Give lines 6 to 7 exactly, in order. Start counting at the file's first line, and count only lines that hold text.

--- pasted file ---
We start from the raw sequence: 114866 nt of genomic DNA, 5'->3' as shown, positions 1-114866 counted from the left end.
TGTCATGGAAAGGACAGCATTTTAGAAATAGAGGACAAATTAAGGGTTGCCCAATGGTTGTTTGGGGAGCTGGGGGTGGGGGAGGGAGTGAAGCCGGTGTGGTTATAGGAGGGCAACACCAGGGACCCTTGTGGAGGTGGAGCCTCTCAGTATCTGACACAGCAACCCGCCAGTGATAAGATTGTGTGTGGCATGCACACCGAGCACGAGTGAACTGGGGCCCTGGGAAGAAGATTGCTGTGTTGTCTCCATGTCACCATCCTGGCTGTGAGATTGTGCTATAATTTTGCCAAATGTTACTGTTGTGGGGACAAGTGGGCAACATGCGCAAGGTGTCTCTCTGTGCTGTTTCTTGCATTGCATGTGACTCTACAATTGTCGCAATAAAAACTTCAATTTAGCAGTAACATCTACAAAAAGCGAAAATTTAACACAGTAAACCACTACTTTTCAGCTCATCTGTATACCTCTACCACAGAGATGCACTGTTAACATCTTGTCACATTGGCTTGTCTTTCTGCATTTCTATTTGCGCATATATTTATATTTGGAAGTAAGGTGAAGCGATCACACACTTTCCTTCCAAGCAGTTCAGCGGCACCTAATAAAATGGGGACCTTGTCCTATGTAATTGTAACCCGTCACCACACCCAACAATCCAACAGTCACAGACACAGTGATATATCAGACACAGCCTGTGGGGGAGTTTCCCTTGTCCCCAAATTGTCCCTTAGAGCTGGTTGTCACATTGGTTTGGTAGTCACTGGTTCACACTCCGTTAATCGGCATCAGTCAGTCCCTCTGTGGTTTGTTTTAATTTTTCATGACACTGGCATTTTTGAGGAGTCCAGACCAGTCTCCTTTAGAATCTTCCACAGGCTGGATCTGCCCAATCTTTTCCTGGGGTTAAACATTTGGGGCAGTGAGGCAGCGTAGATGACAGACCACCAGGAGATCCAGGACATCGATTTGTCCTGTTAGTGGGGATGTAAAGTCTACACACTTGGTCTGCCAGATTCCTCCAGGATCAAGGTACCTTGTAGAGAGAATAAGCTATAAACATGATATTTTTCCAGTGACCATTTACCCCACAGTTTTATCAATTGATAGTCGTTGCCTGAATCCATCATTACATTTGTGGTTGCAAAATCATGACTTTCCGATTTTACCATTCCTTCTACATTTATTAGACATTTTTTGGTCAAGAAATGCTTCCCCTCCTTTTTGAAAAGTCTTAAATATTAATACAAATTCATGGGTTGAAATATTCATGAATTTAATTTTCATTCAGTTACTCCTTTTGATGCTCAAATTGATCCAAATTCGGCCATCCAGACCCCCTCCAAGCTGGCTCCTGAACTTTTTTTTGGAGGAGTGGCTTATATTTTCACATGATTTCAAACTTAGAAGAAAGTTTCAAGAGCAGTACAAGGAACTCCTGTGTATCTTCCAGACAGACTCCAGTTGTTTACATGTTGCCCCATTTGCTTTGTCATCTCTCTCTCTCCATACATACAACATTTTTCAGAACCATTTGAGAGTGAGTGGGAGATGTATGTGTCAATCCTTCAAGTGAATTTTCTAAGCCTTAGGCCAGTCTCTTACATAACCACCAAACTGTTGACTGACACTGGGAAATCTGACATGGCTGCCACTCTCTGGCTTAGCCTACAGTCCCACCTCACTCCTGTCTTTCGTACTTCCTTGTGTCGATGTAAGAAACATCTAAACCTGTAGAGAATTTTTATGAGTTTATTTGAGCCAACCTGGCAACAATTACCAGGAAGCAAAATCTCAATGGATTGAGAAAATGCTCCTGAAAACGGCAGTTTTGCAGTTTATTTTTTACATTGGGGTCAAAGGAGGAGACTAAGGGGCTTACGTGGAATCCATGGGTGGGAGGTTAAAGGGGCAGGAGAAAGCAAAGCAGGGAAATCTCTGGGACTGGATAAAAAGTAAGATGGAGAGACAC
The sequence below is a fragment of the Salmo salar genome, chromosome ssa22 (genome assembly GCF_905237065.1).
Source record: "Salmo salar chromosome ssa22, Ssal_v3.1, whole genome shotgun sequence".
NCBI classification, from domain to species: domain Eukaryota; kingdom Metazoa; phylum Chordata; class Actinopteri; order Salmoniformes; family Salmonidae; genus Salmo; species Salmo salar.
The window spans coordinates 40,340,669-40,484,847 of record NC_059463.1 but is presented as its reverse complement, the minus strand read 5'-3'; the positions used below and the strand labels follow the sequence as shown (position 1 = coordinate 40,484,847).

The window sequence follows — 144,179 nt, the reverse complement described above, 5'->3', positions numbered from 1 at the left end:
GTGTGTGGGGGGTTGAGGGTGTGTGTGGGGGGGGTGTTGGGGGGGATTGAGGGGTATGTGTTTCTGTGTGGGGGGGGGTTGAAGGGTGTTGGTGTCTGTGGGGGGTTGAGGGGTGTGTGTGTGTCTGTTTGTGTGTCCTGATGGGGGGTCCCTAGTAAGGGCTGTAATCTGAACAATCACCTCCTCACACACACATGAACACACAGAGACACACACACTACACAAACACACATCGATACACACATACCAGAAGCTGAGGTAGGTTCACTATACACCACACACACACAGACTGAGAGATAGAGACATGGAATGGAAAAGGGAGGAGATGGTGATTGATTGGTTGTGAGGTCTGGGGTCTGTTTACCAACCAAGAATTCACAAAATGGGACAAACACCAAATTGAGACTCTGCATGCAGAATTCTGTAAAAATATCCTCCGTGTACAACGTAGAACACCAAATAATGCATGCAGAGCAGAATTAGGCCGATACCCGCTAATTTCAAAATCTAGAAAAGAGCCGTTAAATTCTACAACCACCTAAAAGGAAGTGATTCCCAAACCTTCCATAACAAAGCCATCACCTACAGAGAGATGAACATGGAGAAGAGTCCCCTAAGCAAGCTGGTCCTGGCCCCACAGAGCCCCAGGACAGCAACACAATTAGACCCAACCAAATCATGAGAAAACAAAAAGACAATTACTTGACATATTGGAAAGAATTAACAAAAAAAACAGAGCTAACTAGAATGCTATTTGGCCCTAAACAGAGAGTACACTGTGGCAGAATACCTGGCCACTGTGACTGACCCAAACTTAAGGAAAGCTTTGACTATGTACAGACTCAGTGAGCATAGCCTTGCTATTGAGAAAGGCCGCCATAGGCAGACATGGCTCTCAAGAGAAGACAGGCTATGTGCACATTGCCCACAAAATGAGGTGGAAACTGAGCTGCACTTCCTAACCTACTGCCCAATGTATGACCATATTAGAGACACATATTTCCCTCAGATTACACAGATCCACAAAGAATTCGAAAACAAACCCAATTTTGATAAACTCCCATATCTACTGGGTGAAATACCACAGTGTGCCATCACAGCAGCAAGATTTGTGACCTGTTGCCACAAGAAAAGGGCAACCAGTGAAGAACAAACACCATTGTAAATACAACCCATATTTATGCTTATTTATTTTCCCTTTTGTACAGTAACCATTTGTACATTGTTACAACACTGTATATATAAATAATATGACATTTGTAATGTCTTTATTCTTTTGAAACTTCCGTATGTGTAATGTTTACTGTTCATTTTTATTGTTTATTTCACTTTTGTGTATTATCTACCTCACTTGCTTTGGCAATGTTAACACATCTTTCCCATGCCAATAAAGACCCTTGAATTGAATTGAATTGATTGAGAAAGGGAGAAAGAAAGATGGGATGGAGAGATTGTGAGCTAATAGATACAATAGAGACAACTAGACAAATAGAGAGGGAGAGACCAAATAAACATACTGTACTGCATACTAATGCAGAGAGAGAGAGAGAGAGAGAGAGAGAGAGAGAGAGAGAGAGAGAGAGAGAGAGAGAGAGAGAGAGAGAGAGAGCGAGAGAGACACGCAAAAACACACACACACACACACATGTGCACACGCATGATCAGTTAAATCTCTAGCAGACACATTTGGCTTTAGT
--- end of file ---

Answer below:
The window spans coordinates 40,340,669-40,484,847 of record NC_059463.1 but is presented as its reverse complement, the minus strand read 5'-3'; the positions used below and the strand labels follow the sequence as shown (position 1 = coordinate 40,484,847).

The window sequence follows — 144,179 nt, the reverse complement described above, 5'->3', positions numbered from 1 at the left end: